“Let me see your tattoo!” She said.

I had no idea how she knew there was a tattoo on the back of my head. I had just opened the door to her.

“Oh oh,” was your thought in that moment. “This isn’t going to end well.”

It’s true. I’m not a big fan of people randomly touching my head, especially if I don’t know them. It’s a bit like a pregnant woman having her belly touched; my bare head is not an invitation.

But this woman – this nurse – was different. She had strong energy about her, and it was good. I let her turn me around and take a really good look. Well I didn’t “let” her. But I also didn’t use a self defense move to stop her.

Then she came in and gave  you a full tattoo examination, like reading a book. And you have a lot of pages.  It was awhile before we talked symptoms and side effects.  This is what made your palliative team so different; having already learned that palliative meant comfort, I was not totally surprised.

On my last visit to my midwife – after a week of home visits – I cried. “Can you be my GP?” I asked.  I wanted that kind of care to be a regular part of my life.  I have found myself a good doctor, our doctor, and I know you had huge respect for him too. But just yesterday I acknowledged to him that palliative care afforded medical professionals something he could not provide, in his regular family practice.  “There is a level of engagement that is invaluable, ” I said to him. And he nodded.

The palliative team took so much time with us, and I mean us.  I was in their care too.  So was anyone in the house, including the dog. And I would say the hardest part of their job is not the inevitable loss of the patient, but the self that they offer their work in revealing so much of their humanity.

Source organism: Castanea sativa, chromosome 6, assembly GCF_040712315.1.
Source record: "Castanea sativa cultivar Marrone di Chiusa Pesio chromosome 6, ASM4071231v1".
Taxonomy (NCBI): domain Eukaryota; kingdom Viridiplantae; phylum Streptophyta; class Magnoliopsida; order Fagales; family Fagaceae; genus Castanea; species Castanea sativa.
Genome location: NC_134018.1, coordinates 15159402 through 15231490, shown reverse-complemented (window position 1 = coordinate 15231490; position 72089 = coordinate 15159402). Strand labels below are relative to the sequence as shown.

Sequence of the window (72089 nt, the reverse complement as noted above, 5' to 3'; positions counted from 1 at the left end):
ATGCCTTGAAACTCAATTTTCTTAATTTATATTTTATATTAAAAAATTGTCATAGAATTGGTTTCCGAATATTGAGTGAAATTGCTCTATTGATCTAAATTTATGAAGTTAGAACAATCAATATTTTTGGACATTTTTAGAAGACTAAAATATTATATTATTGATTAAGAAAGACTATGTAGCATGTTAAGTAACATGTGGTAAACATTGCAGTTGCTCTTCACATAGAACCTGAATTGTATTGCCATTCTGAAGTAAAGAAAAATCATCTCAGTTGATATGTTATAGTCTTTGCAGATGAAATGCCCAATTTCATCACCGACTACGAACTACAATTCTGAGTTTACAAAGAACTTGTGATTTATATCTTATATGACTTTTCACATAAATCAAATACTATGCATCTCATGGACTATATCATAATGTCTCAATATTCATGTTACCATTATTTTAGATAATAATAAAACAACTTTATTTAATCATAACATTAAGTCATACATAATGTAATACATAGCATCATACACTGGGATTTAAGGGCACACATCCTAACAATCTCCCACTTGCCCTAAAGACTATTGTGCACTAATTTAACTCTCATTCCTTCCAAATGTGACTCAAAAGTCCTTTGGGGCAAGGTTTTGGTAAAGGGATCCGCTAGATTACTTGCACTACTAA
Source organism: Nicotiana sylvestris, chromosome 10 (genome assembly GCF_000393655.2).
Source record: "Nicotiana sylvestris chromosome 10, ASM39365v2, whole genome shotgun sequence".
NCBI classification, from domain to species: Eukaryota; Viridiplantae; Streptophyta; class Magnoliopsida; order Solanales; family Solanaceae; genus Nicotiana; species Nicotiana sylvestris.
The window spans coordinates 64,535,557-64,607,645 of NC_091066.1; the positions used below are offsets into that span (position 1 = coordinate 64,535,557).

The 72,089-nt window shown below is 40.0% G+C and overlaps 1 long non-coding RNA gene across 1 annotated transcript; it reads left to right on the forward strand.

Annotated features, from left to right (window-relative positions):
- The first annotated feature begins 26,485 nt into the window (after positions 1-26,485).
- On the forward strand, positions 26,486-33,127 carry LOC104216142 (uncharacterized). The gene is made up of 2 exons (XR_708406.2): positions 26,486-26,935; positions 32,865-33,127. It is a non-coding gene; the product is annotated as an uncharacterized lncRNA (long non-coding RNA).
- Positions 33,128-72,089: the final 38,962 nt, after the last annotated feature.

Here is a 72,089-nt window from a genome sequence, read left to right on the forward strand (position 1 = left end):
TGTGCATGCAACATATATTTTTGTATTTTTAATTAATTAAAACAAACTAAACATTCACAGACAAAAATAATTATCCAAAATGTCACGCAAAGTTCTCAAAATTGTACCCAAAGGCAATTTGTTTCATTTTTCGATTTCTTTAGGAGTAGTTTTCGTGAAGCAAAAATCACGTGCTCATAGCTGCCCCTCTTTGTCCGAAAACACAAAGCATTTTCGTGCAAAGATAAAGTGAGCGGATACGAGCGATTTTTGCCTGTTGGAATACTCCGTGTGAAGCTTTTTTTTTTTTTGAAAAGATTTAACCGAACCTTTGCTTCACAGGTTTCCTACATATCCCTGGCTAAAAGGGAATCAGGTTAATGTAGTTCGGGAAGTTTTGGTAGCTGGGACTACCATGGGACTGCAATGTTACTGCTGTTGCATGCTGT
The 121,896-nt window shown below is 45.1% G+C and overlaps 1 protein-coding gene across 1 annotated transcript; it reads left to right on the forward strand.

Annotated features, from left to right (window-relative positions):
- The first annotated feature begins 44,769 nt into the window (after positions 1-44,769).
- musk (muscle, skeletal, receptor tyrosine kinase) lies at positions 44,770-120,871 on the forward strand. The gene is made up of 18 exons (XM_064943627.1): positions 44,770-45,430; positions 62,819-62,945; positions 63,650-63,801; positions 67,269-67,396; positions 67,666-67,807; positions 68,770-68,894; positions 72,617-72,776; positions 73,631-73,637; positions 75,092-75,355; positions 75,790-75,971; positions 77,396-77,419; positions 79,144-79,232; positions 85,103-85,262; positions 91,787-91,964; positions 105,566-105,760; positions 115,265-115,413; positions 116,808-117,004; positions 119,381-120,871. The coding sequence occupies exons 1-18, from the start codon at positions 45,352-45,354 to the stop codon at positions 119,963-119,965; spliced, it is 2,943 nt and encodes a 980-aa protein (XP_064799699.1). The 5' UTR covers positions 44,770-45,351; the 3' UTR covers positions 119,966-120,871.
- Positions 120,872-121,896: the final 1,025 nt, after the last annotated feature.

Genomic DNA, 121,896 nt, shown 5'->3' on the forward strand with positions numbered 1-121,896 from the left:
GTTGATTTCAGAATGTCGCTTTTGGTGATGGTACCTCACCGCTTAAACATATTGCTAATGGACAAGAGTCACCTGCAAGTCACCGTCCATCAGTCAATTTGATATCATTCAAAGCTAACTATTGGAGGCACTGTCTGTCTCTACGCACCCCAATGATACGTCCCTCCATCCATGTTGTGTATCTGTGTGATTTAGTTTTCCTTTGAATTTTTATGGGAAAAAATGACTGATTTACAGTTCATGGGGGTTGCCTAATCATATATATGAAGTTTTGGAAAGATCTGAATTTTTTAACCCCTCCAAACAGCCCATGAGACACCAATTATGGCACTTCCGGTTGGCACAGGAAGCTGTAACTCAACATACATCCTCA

There were days when I was on high alert. Your symptoms were not explaining themselves and you were not either.  I was doing my best to interpret so that I could care for you, but the follow up from the on call weekend palliative nurse – the space she gave me to whisper or cry for a moment – that is what stopped me from curling up on the balcony under the Adirondack chair.

They are coming by tomorrow, the nurse who was your constant and the nurse who marked your progressed as you passed.  I’m not supposed to be helping them, but I want to show them this peace.  They are coming by so that there can be closure on your care, so we can remember your stubborn strength together, and remind each other of what we shared with you.  I’m really looking forward to telling them about my plans for a new tattoo.

Left forearm:  a sleeve of my nana’s garden: pansies, snapdragons, sweet williams, portulaca, barberry bush . . . and a crabapple.


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